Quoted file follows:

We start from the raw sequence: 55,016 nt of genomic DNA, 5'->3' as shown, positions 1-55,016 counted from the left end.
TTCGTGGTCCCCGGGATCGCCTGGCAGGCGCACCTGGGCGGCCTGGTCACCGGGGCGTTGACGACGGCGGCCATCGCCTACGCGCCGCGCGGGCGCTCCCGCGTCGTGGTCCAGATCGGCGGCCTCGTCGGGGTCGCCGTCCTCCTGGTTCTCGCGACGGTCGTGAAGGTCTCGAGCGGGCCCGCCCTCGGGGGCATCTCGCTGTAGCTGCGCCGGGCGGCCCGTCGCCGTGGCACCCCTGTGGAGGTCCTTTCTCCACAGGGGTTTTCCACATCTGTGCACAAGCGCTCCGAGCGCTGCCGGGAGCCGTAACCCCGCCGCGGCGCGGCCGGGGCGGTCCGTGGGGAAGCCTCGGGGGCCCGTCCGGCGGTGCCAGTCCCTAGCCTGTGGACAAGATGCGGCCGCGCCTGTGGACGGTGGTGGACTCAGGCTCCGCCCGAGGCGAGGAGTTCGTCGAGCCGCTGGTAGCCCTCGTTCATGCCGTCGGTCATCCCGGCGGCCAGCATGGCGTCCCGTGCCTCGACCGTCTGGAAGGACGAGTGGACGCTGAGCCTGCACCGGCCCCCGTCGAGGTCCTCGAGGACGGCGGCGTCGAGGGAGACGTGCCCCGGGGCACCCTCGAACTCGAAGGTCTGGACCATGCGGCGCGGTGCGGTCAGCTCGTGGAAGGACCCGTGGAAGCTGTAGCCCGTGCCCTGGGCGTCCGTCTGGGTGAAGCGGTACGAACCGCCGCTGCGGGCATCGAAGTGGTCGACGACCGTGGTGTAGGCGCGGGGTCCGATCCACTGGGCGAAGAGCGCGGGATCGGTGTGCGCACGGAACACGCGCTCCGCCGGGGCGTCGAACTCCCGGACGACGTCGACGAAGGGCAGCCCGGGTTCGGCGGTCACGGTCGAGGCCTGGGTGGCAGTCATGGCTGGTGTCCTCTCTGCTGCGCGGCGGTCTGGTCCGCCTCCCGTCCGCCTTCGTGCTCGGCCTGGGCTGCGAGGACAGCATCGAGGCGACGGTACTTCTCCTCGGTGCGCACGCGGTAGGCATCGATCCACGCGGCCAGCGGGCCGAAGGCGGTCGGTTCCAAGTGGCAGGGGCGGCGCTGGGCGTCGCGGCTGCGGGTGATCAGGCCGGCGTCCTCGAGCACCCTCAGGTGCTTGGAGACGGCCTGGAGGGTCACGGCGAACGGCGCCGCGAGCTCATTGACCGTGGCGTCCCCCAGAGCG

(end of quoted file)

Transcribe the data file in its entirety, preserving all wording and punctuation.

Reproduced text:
We start from the raw sequence: 55,016 nt of genomic DNA, 5'->3' as shown, positions 1-55,016 counted from the left end.
TTCGTGGTCCCCGGGATCGCCTGGCAGGCGCACCTGGGCGGCCTGGTCACCGGGGCGTTGACGACGGCGGCCATCGCCTACGCGCCGCGCGGGCGCTCCCGCGTCGTGGTCCAGATCGGCGGCCTCGTCGGGGTCGCCGTCCTCCTGGTTCTCGCGACGGTCGTGAAGGTCTCGAGCGGGCCCGCCCTCGGGGGCATCTCGCTGTAGCTGCGCCGGGCGGCCCGTCGCCGTGGCACCCCTGTGGAGGTCCTTTCTCCACAGGGGTTTTCCACATCTGTGCACAAGCGCTCCGAGCGCTGCCGGGAGCCGTAACCCCGCCGCGGCGCGGCCGGGGCGGTCCGTGGGGAAGCCTCGGGGGCCCGTCCGGCGGTGCCAGTCCCTAGCCTGTGGACAAGATGCGGCCGCGCCTGTGGACGGTGGTGGACTCAGGCTCCGCCCGAGGCGAGGAGTTCGTCGAGCCGCTGGTAGCCCTCGTTCATGCCGTCGGTCATCCCGGCGGCCAGCATGGCGTCCCGTGCCTCGACCGTCTGGAAGGACGAGTGGACGCTGAGCCTGCACCGGCCCCCGTCGAGGTCCTCGAGGACGGCGGCGTCGAGGGAGACGTGCCCCGGGGCACCCTCGAACTCGAAGGTCTGGACCATGCGGCGCGGTGCGGTCAGCTCGTGGAAGGACCCGTGGAAGCTGTAGCCCGTGCCCTGGGCGTCCGTCTGGGTGAAGCGGTACGAACCGCCGCTGCGGGCATCGAAGTGGTCGACGACCGTGGTGTAGGCGCGGGGTCCGATCCACTGGGCGAAGAGCGCGGGATCGGTGTGCGCACGGAACACGCGCTCCGCCGGGGCGTCGAACTCCCGGACGACGTCGACGAAGGGCAGCCCGGGTTCGGCGGTCACGGTCGAGGCCTGGGTGGCAGTCATGGCTGGTGTCCTCTCTGCTGCGCGGCGGTCTGGTCCGCCTCCCGTCCGCCTTCGTGCTCGGCCTGGGCTGCGAGGACAGCATCGAGGCGACGGTACTTCTCCTCGGTGCGCACGCGGTAGGCATCGATCCACGCGGCCAGCGGGCCGAAGGCGGTCGGTTCCAAGTGGCAGGGGCGGCGCTGGGCGTCGCGGCTGCGGGTGATCAGGCCGGCGTCCTCGAGCACCCTCAGGTGCTTGGAGACGGCCTGGAGGGTCACGGCGAACGGCGCCGCGAGCTCATTGACCGTGGCGTCCCCCAGAGCG